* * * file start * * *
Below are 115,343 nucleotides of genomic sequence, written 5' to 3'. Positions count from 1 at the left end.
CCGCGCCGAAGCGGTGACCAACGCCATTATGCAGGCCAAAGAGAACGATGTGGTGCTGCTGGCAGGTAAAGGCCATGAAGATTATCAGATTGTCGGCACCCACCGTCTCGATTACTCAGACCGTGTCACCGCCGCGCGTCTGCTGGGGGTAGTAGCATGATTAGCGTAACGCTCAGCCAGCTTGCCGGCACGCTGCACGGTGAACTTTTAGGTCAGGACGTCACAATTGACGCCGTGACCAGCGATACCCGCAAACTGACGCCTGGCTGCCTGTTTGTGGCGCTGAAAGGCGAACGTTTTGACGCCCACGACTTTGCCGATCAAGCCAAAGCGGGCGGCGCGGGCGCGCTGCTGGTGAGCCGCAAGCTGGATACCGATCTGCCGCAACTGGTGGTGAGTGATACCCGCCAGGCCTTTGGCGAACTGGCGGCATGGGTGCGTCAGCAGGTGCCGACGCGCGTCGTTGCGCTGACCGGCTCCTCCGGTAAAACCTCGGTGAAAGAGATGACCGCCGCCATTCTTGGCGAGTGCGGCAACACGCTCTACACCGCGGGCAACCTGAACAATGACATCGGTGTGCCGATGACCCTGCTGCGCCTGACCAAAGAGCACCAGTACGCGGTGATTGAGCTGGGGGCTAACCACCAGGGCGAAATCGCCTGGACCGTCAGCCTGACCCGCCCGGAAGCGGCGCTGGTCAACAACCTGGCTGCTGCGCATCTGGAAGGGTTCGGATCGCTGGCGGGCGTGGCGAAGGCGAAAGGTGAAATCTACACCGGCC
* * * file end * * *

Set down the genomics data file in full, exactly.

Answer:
Below are 115,343 nucleotides of genomic sequence, written 5' to 3'. Positions count from 1 at the left end.
CCGCGCCGAAGCGGTGACCAACGCCATTATGCAGGCCAAAGAGAACGATGTGGTGCTGCTGGCAGGTAAAGGCCATGAAGATTATCAGATTGTCGGCACCCACCGTCTCGATTACTCAGACCGTGTCACCGCCGCGCGTCTGCTGGGGGTAGTAGCATGATTAGCGTAACGCTCAGCCAGCTTGCCGGCACGCTGCACGGTGAACTTTTAGGTCAGGACGTCACAATTGACGCCGTGACCAGCGATACCCGCAAACTGACGCCTGGCTGCCTGTTTGTGGCGCTGAAAGGCGAACGTTTTGACGCCCACGACTTTGCCGATCAAGCCAAAGCGGGCGGCGCGGGCGCGCTGCTGGTGAGCCGCAAGCTGGATACCGATCTGCCGCAACTGGTGGTGAGTGATACCCGCCAGGCCTTTGGCGAACTGGCGGCATGGGTGCGTCAGCAGGTGCCGACGCGCGTCGTTGCGCTGACCGGCTCCTCCGGTAAAACCTCGGTGAAAGAGATGACCGCCGCCATTCTTGGCGAGTGCGGCAACACGCTCTACACCGCGGGCAACCTGAACAATGACATCGGTGTGCCGATGACCCTGCTGCGCCTGACCAAAGAGCACCAGTACGCGGTGATTGAGCTGGGGGCTAACCACCAGGGCGAAATCGCCTGGACCGTCAGCCTGACCCGCCCGGAAGCGGCGCTGGTCAACAACCTGGCTGCTGCGCATCTGGAAGGGTTCGGATCGCTGGCGGGCGTGGCGAAGGCGAAAGGTGAAATCTACACCGGCC